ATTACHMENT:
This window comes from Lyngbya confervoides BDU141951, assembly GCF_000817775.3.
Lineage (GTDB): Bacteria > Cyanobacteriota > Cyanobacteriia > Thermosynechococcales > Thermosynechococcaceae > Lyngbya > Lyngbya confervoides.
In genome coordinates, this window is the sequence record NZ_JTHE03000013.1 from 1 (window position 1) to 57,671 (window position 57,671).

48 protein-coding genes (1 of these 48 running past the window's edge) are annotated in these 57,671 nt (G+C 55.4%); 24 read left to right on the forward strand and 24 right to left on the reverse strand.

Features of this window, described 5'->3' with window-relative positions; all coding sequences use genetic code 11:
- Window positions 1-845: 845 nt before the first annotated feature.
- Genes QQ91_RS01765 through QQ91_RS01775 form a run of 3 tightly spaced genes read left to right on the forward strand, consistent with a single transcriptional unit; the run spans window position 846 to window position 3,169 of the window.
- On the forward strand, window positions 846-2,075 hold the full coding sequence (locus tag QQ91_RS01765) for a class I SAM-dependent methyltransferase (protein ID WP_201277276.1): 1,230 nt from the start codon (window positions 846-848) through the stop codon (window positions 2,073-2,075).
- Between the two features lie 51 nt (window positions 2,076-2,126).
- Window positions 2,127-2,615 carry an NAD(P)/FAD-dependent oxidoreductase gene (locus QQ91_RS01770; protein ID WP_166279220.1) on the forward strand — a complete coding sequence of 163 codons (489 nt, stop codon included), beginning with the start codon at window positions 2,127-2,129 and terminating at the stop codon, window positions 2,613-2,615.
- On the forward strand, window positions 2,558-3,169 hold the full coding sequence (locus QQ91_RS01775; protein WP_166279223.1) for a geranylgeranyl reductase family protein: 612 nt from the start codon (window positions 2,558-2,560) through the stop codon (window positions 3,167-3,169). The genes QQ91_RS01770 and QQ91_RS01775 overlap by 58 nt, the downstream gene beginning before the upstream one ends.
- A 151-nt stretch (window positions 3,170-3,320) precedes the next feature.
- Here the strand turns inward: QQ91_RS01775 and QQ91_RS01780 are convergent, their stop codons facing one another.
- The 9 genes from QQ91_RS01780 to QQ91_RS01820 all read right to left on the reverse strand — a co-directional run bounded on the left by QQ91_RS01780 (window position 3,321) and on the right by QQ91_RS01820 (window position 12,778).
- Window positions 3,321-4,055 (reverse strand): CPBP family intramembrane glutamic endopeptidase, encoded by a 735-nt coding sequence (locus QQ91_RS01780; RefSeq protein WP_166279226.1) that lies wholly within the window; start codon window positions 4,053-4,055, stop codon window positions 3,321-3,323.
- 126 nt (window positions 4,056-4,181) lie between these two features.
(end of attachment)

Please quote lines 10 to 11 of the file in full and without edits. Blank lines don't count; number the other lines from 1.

- Window positions 2,127-2,615 carry an NAD(P)/FAD-dependent oxidoreductase gene (locus QQ91_RS01770; protein ID WP_166279220.1) on the forward strand — a complete coding sequence of 163 codons (489 nt, stop codon included), beginning with the start codon at window positions 2,127-2,129 and terminating at the stop codon, window positions 2,613-2,615.
- On the forward strand, window positions 2,558-3,169 hold the full coding sequence (locus QQ91_RS01775; protein WP_166279223.1) for a geranylgeranyl reductase family protein: 612 nt from the start codon (window positions 2,558-2,560) through the stop codon (window positions 3,167-3,169). The genes QQ91_RS01770 and QQ91_RS01775 overlap by 58 nt, the downstream gene beginning before the upstream one ends.